Hedderwick: Marine Architecture (1830)


Planking the Bottom. — The flat of the bottom from the garboard-strakes to the bilge-plank, and the part of the bottom from the bends downwards, may either be planked or left open for the present, as may be considered most convenient. When the timber is green, and requires seasoning, it is most proper not to cover in the bottom too soon, but to carry on some other part of the work in the meantime, as to get in the deck-beams or the like. But at all events, supposing the timber to be quite seasoned, two strakes in the flat of the bottom, and one above the bilge-strakes, should be left out, in order to keep the ship clear of spales and borings until the inside work is finished.

There are various opinions respecting the method of planking the bottom, some preferring to work from the bilge upwards — others to begin at the wales, and work downwards; those of the latter opinion supposing that they work themselves sooner out of the snying of the plank by having the round edge of the plank to work upwards. But this is only supposition, for the plank must be of the same form, and have the same snying, whether you work upwards or downwards. It is no doubt true, that by making inferior work, a little will be gained by working downwards, as by having no seam to confine the planks below, they may be kept a little fuller on the luff of the bow, and whatever they want of being set close to the seam above will be in favour of lessening the snying of the next plank under; at the same time, it is by no means an equivalent for the difference in the quality of the work.

In working upwards, when the plank is hooded, and when you are bending it round to the timbers, its own weight will assist greatly in bringing it down to the seam; then, by keeping it close to the timbers, at the same time that you are setting it down to the seam, the upper edge of the plank below will prevent from leaving the timbers at the lower edge; whereas, in working downwards (where you have to set the middle of the plank upwards), the lower edge of the plank is free, and from having a tendency to fly from the timbers, which is increased by the action of the wedges employed to set the plank up to the seam, it is more laborious to make good work. In my opinion, planking upwards is preferable, for it is certainly easier to set the after end of a bow-hooding down, than to set its middle upwards. It is, however, very common, when the wales are put on, to work two or three strakes downwards (and it is not the least objectionable, if proper attention is paid to make good work), than to work upwards from the bilge until you close in. Supposing you begin at the wales to work on the diminishing strakes, which should all run round the bow to the stem if possible, line their breadths on the timbers; supposing them amidships to be 10 inches, they should not exceed 4 inches at the hoods. Let two or three of the strakes immediately under the thick strakes carry their breadths well forward, in order to take off as much of the snying as possible. For if the ship has a full harpin and a fine entrance below, all the planks in the bow will have a very considerable round upwards in the middle, although they appear to have it the opposite way when the ship is in the water. When not provided with proper planks to work the bow-hoodings from, it will be nearly impossible to bring them all to the stem; and if it be attempted, so much setting the edge way will be required, that several of the planks may be sprung; it will also be with difficulty that you will be able to work or keep them close to the timbers at the lower edge. Therefore it is much better to work one or two of the upper strakes short of the hoods, making what is called a stealer, allowing the strake under the thick-strakes to butt 4 or 5 feet short of the hoods, which will bring down the luff of the bow and straighten the edges of the planks under, so that they will be easier worked to the timbers. This method is allowed to make better work, but not to look well on vessels that are not to be copper-bottomed. When it is intended to run all the strakes forward to the hoods, continue to place the butts in the bow, so as to divide the snying as much as possible, which may be so contrived as to assist the working of the plank, without being injurious to the vessel by destroying the shiftings of the planks.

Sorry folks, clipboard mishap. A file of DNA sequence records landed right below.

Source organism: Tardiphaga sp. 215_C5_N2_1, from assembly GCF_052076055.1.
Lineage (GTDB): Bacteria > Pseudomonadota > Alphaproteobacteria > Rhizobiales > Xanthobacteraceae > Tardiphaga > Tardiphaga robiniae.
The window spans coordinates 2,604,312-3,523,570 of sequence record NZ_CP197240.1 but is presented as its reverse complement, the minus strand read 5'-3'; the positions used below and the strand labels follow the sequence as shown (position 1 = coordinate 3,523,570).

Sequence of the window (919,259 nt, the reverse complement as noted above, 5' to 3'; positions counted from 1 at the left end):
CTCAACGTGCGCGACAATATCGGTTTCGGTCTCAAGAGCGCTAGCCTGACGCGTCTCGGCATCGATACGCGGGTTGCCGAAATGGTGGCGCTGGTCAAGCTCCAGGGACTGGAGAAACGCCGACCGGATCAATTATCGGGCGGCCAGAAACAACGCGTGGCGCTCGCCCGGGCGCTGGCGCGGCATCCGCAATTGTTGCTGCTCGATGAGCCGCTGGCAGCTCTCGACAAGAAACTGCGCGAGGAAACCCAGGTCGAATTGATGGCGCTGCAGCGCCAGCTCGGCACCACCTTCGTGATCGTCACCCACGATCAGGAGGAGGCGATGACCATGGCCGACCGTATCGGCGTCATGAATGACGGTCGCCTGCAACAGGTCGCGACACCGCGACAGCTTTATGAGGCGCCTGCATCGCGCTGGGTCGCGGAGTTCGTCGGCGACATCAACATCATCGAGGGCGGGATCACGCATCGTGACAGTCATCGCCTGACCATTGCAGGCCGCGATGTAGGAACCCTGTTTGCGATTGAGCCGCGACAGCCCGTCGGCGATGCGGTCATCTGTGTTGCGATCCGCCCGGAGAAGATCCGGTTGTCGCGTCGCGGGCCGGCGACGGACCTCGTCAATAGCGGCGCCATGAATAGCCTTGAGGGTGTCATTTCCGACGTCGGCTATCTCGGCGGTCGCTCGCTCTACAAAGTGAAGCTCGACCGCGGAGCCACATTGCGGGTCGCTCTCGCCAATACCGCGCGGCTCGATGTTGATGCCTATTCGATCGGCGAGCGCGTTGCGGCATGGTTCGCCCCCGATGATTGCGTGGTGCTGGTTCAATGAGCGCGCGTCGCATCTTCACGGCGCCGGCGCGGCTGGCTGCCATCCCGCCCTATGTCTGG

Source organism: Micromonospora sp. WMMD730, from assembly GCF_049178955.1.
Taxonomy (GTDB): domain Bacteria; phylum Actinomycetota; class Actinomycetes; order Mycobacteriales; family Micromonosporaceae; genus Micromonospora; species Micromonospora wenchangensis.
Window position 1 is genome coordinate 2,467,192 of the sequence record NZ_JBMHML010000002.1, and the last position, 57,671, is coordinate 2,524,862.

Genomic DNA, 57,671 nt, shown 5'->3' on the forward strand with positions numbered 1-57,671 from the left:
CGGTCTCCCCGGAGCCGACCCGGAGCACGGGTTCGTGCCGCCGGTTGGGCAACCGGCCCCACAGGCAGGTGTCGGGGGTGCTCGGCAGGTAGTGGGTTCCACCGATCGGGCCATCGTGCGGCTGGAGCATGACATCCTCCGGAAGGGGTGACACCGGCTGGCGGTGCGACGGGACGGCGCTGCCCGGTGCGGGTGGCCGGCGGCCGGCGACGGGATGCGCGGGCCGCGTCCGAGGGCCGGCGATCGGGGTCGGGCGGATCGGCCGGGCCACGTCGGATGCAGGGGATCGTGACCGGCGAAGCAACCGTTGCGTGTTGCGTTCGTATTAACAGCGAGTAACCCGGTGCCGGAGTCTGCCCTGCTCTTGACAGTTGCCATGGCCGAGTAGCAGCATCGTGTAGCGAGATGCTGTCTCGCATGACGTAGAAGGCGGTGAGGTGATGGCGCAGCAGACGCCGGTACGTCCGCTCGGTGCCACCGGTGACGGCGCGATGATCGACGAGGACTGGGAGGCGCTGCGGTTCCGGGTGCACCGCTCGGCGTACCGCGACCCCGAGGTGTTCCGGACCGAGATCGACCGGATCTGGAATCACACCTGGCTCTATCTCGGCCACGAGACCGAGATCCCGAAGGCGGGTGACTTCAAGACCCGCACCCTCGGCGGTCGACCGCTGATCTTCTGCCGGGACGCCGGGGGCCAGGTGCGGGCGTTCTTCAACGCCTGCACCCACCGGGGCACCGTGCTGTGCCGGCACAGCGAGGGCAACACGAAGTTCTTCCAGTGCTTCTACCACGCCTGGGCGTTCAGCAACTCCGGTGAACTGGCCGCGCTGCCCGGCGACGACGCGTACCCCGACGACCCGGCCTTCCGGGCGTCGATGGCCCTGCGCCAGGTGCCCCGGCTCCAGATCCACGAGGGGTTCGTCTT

Having worked a few strakes round under the wales, being at the bilge and work upwards, until you close in, only leaving out the strake next the bilge-strake, to allow the clips to fail [sic] through during the time of dressing and working the inside work.

Peter Hedderwick: A Treatise on Marine Architecture, containing the theory and practice of shipbuilding, with rules for the proportions of masts, rigging, weight of anchors, &c including Practical Geometry and the Principles of Mechanics; observations on the Strength of Materials, Hydrostatics, &c. with many valuable tables calculated for the use of shipwrights and seamen; also the proportions, scantlings, construction, and propelling power of steam-ships. Illustrated with twenty large plates, containing plans and draughts of merchant-vessels from fifty to five hundred tons, with mast and rigging plans; plans and sections of a steam-boat of eighty-horse power; and eight quarto plates of diagrams, &c., by Peter Hedderwick.
Printed for the Author, Edinburgh, 1830. pp 284-285.

Transcribed by Lars Bruzelius

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